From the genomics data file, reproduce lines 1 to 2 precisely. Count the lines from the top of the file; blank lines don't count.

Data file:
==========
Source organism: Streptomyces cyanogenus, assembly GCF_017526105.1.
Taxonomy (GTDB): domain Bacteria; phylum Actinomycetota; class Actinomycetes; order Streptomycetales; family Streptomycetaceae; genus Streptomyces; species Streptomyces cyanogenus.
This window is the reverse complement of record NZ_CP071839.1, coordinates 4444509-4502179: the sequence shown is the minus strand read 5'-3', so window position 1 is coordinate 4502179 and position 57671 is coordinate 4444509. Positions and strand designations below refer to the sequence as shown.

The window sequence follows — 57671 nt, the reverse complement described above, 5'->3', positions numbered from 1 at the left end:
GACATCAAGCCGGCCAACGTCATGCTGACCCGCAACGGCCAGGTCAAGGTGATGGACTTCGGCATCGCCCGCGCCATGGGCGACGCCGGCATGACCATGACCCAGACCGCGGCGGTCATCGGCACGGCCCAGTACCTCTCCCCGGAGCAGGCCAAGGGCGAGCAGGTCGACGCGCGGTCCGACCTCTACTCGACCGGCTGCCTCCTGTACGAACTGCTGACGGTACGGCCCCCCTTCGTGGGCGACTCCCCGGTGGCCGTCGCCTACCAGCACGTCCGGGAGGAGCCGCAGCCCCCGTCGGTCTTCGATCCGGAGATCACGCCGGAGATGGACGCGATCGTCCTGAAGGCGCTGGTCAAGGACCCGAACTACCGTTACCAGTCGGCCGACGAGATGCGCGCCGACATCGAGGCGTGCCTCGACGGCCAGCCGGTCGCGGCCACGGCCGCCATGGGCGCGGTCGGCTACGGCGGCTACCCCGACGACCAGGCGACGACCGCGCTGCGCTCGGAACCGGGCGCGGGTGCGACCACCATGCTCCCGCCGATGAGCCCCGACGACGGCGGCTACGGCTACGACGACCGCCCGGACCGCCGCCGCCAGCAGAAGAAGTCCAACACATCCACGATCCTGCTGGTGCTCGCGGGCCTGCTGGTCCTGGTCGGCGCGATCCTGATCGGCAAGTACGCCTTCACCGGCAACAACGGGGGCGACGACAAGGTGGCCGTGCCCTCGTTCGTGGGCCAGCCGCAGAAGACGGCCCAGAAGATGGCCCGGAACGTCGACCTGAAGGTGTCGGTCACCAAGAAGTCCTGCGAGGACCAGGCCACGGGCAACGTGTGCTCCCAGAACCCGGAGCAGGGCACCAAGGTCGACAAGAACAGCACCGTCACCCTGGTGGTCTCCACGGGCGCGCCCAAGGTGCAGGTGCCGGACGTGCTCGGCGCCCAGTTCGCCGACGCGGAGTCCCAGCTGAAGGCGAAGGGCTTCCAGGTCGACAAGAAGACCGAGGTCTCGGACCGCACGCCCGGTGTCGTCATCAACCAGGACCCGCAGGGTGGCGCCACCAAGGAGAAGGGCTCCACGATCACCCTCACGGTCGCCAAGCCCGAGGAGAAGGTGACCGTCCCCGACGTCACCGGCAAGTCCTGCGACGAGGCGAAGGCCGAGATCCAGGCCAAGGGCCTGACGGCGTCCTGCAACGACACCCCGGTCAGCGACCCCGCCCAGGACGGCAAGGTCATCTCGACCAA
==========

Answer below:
Source organism: Streptomyces cyanogenus, assembly GCF_017526105.1.
Taxonomy (GTDB): domain Bacteria; phylum Actinomycetota; class Actinomycetes; order Streptomycetales; family Streptomycetaceae; genus Streptomyces; species Streptomyces cyanogenus.